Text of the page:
I was afraid to do all of those things at one time. I only learned not to be afraid by stepping through a little ring of fear to do them. Then I saw in an instant that I had made the right decision.
It was by using my judgment in the clinch that I learned the truth of the old saying “It’s easier to get forgiveness than permission.” I took a few chances to do the right thing. Sometimes my managers were overjoyed. Sometimes they were not so happy.
Every time I kept my mouth shut when I should have spoken, I regretted it later. I regretted keeping quiet on two counts. It was the wrong business decision for one thing, and for another thing I felt like a wimp. I hated that burning feeling and resolved to step through the fear and say whatever I needed to say the next time.
The only way we build our muscles is by using them. Vocal cords are muscles, too. We have to use them if we want to make them stronger!
If being a “perfect employee” means doing whatever you’re told, questioning nothing, going along with bad ideas, working so many hours that your health is affected, giving up your personal time for no good reason, and generally making your views, your life and your priorities secondary to your employer’s needs, then it’s not a good deal for you to be a “perfect employee.”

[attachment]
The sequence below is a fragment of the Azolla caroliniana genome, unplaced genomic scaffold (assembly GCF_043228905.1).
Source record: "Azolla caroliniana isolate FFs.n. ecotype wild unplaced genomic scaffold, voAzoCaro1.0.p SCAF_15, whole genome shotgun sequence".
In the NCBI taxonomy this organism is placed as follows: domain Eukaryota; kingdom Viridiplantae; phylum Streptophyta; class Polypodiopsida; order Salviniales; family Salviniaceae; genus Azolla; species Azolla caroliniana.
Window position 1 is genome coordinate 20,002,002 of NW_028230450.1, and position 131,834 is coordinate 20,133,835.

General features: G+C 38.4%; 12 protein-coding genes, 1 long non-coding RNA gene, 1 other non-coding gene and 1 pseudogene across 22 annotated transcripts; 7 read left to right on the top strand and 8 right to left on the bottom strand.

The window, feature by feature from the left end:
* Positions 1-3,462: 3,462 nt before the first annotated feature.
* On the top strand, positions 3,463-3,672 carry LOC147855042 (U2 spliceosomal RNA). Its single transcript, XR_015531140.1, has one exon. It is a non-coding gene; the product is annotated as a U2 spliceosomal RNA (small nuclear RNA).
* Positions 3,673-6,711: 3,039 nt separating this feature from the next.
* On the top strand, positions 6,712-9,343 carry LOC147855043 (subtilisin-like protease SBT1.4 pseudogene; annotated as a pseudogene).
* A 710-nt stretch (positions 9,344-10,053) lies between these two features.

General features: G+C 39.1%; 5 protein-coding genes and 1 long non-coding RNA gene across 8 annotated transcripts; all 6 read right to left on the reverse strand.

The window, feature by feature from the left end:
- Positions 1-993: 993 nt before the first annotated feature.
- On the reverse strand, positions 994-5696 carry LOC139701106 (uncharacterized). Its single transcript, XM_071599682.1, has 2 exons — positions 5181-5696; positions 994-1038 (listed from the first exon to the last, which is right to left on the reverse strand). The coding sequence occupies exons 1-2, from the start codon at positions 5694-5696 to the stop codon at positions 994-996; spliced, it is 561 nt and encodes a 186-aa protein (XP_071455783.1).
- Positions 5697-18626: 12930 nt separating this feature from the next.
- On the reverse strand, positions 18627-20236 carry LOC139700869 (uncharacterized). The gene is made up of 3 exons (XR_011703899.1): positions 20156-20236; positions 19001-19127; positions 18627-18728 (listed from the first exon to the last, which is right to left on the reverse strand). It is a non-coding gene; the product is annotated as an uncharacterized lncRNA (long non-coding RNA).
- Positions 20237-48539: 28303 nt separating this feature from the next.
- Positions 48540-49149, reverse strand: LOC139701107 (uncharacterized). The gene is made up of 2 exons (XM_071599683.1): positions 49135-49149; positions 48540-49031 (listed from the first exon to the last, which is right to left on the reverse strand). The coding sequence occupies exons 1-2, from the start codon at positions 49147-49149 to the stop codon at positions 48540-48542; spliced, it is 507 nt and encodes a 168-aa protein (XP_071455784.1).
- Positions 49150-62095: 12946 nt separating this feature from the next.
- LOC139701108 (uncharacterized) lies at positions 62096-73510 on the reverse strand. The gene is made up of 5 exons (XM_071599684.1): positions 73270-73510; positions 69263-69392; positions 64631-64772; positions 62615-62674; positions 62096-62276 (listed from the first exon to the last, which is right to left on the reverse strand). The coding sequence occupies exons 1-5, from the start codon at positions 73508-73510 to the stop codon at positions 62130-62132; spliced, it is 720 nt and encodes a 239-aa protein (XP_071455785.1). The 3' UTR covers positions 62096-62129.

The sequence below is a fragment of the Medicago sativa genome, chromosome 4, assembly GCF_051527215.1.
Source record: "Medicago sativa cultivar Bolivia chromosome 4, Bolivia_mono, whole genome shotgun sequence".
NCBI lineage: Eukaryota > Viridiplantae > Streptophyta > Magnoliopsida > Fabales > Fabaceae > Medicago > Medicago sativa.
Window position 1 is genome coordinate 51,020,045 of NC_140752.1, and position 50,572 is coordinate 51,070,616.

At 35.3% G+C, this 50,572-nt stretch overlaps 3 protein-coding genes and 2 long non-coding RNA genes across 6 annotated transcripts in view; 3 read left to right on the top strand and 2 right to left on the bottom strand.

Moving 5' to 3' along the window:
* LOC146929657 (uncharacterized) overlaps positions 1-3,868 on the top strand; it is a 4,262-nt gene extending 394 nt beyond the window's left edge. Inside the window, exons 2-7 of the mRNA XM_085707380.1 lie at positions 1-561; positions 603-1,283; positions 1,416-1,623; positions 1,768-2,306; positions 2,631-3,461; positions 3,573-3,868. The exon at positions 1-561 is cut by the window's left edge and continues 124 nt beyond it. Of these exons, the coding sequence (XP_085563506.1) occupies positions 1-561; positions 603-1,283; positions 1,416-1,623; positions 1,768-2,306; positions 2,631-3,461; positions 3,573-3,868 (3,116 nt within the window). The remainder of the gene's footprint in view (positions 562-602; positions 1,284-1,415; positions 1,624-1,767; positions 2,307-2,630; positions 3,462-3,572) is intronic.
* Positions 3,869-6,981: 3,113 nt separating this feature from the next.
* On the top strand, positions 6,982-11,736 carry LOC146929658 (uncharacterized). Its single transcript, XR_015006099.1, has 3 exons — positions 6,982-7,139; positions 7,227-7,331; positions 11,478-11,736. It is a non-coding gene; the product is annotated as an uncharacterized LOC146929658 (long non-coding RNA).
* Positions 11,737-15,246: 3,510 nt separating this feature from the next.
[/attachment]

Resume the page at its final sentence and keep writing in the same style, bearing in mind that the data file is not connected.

Who wants to be “perfect” if it means being taken advantage of?
Here are ten good reasons not to be a “perfect employee:”
- When you are always available for your boss whenever he or she needs you, you will soon be taken for granted. Then your extra effort won’t be appreciated or valued. It will be expected, and no one will thank you for it.